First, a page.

Review: “Certain Women”

Posted by Michael Parsons on November 25, 2016 in / No Comments


“Certain Women” has no particular plot — a loosely adjoined adaptation of short stories by author Maile Meloy that yields good performances, as expected by Laura Dern and Michelle Williams. It is tailored for  pensive audiences  yet designed seemingly to be forgotten. It’s atmosphere begins to lose oxygen after the first 40 minutes or so, to be partially resuscitated  by Lily Gladstone in the final piece.

Even when it feels like it’s going nowhere, at least the film’s lucidity remains in tact. Premise(s): Dern plays a lawyer with a mentally unbalanced client (Jared Harris), and is sleeping with Grizzly Man James Le Gros, husband of a somewhat disenchanted Michelle Williams. Le Gros’s character is kind of a schlub, per the indiscretion that links to Dern’s character (among various other reasons). There’s no ostensible purpose for this tenuous connection, other than to suggest that the stories might tie together somehow at some point.

Screenwriter/director Kelly Reichardt’s film turns out to be an anthology, though, of exactly what it is says it is, chronicling the lives of very different but relatively ordinary Montana women. Dern’s opening act has the most momentum, propelled by the notion of sexism in an effective, light-handed fashion, also serving up what looks like it should be the film’s climax (i.e, the most exciting it will get). The story of Ryan and Gina (Le Gros and Williams) makes up the saggy middle portion of the f21cb0d8c1e80d5949daa025c028e8c7film, in which the couple trek to acquire sandstone from an old man to use for their future home, now a tentative campsite where they live with their understandably disgruntled  teenage daughter. What does this segment have to say? To me, not much.

“Certain Women” doesn’t rely much on the Y chromosome, even though Jared Harris  gives a terrific performance as a down-on-his luck contractor. The ensemble is good; It’s worth a watch for Lily Gladstone as a lonesome rancher who develops a quiet infatuation for an education  law teacher played by Kristen Stewart. (Stewart has grown on my since her performance in “Still Alice”, and I was hoping for a little more here).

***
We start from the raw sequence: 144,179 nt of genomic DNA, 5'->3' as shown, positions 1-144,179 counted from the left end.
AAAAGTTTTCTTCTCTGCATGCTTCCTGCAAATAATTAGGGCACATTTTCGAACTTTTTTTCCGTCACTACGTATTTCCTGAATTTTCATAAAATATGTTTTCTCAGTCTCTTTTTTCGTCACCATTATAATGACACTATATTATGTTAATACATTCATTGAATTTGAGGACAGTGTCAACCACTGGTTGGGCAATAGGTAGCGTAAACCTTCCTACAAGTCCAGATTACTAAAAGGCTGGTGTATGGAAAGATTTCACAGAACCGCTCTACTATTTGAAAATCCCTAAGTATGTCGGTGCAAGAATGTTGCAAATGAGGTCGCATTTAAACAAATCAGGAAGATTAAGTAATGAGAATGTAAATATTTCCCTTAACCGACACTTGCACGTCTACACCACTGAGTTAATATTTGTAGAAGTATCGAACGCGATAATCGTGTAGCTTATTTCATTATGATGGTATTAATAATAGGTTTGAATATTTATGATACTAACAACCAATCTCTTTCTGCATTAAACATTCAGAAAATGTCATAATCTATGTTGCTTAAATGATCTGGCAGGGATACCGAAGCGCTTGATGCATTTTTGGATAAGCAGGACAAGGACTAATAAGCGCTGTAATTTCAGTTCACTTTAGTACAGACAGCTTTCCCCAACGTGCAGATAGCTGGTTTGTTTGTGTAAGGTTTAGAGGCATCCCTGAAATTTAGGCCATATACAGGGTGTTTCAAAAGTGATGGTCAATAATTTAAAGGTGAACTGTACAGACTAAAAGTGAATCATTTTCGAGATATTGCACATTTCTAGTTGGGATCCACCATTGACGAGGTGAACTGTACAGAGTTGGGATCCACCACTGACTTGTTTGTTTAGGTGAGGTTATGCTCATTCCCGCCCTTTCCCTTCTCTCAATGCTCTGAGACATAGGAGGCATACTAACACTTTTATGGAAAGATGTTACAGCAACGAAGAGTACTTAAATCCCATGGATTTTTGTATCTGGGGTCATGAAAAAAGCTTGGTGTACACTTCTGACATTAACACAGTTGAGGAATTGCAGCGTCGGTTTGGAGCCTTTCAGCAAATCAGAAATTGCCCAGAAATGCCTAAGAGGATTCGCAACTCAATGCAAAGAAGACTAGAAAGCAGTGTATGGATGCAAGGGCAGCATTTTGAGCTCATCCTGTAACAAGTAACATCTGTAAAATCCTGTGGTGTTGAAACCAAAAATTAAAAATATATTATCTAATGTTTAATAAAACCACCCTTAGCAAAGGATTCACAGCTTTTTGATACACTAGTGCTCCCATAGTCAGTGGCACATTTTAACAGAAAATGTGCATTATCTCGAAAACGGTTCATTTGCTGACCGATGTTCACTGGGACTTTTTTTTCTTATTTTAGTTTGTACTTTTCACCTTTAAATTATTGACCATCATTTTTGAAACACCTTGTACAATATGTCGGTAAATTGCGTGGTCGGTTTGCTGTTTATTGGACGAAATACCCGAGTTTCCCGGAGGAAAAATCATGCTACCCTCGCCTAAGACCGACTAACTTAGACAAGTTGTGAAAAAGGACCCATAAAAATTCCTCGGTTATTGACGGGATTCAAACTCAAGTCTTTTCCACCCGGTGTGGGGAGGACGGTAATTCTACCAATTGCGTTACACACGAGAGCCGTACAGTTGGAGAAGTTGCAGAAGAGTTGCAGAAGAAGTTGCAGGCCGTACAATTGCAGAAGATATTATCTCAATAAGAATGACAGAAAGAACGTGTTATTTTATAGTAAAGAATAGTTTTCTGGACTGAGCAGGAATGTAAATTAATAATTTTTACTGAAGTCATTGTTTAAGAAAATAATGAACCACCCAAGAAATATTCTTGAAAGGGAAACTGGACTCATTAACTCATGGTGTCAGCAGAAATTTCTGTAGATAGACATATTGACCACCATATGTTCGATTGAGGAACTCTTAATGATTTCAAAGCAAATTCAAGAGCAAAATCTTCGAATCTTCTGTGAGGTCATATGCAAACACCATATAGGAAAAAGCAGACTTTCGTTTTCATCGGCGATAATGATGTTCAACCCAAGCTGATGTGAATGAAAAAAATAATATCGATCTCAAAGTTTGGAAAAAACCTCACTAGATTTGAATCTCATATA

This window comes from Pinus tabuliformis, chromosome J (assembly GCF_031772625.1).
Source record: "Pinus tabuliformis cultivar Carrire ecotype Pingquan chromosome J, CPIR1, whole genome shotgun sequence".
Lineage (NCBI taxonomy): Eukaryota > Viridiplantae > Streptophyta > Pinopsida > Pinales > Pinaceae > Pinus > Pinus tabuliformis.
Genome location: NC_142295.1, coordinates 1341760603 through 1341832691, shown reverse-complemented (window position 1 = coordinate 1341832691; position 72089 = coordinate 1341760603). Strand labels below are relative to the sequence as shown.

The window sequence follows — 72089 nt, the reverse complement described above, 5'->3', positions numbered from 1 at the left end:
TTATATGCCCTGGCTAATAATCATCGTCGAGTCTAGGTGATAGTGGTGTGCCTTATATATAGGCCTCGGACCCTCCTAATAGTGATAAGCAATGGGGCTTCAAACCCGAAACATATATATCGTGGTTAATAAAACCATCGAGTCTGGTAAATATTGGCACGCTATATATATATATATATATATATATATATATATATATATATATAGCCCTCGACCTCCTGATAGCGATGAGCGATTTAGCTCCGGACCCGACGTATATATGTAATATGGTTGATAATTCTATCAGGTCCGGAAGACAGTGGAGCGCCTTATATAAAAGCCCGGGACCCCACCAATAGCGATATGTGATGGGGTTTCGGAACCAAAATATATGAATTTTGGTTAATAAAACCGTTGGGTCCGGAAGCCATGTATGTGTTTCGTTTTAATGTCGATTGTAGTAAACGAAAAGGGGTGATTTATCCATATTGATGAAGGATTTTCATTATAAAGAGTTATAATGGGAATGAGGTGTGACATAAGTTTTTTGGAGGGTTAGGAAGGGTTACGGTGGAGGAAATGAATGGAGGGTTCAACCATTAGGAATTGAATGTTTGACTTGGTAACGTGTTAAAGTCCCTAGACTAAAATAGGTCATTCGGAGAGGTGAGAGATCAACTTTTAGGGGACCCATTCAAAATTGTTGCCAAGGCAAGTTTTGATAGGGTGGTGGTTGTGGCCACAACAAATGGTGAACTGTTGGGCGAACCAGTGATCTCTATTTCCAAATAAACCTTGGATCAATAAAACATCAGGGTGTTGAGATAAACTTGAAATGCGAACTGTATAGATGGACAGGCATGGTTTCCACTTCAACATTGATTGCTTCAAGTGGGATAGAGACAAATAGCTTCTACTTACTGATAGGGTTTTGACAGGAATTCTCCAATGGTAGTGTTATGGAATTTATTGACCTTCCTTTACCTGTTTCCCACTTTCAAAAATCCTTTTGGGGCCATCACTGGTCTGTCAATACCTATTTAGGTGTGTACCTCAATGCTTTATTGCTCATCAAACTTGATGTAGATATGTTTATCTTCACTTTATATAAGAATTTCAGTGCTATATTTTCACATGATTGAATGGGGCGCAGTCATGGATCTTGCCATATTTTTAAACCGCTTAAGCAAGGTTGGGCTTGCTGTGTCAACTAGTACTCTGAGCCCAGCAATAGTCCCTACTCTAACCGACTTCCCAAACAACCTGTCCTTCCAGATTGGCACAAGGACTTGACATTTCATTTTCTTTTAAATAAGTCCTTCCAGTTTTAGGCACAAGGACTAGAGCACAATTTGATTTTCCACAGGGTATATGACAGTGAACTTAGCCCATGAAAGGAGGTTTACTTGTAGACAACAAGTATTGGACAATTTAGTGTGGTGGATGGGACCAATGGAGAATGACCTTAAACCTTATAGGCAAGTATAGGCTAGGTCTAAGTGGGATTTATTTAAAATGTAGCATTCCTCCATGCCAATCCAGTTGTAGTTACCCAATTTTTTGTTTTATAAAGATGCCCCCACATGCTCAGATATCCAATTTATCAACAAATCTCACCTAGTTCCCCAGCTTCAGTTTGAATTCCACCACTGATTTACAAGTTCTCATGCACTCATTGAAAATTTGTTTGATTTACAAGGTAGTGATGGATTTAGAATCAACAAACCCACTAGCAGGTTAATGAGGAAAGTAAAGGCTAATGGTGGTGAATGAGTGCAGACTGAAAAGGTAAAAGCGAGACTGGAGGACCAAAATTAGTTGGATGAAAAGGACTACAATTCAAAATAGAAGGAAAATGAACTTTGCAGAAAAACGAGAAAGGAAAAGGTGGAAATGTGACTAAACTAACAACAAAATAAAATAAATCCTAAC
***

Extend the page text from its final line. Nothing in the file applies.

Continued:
The script is a little frustrating, in the end. If satisfaction is to be had, it’s in appreciating the parts rather than the sum; I’ll lobby for Gladstone for  a supporting actress contender, and  Reichardt (who also edited) and DP Christopher Blauvelt make some beautiful things happen on-screen. The snow-dusted Montana landscape plays a big part, as you might imagine, in addition to a supporting cast of horses and one very adorable Welsh Corgi.

– M. Parsons


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Michael Parsons

Father. Realtor®. Movie nut. After pestering my parents for their commentary on “Star Wars” when I was four years old, my mind went into a creative frenzy. I’d imagined something entirely different than the actual film, which I didn’t end up seeing until its 1979 re-release at the Uptown Theater in Washington, DC. This was my formal introduction to the cinema.

During that long wait, which felt like an eternity to a child, my mind was being molded by more corrosive stuff like “Trilogy of Terror” and “Rosemary’s Baby”, most of which I’d conned various babysitters into letting me watch on television ( I convinced one poor lady that “Jaws” was actually “Moby Dick”).

The folks were pretty strict in that regard, so the less appropriate it was for a kid to watch, the more I was fascinated by it. Horror staples like “Halloween” and “Friday the 13th”, as well as lesser-known low-budget fare like “Madman”, “Sleepaway Camp” and “Pieces” all ended up sneaking their way into the VHS on a regular basis.

Since then, I’ve developed an obsession with the entire film industry. Even though I watch and review a wide breadth of films these days, my appreciation for the campy, poorly lit micro-budgeters still lends itself to my evolving perspective on movies just as much as the summer blockbusters and Oscar contenders. As I recall my trips to the movie theater, I realize that this stuff is about much more than just a fleeting piece of entertainment.

A couple years ago, I was finally given the opportunity to lend my opinion on films to a publication, The Rogers Revue, with a subsequent run at Reel Film News. It's been both a privilege and a gateway to what we’re doing now. Most of my experience has come from interviewing independent filmmakers, who consistently promote innovation. The filmmaking process is grueling and relatively unforgiving.

Fellow film enthusiast Eddie Pasa and I have created DC Filmdom as a medium for film reviews, discussion, and (inevitably) some debate. And so, the creative frenzy continues.

(Michael is a member of the Washington, DC Area Film Critics Association).

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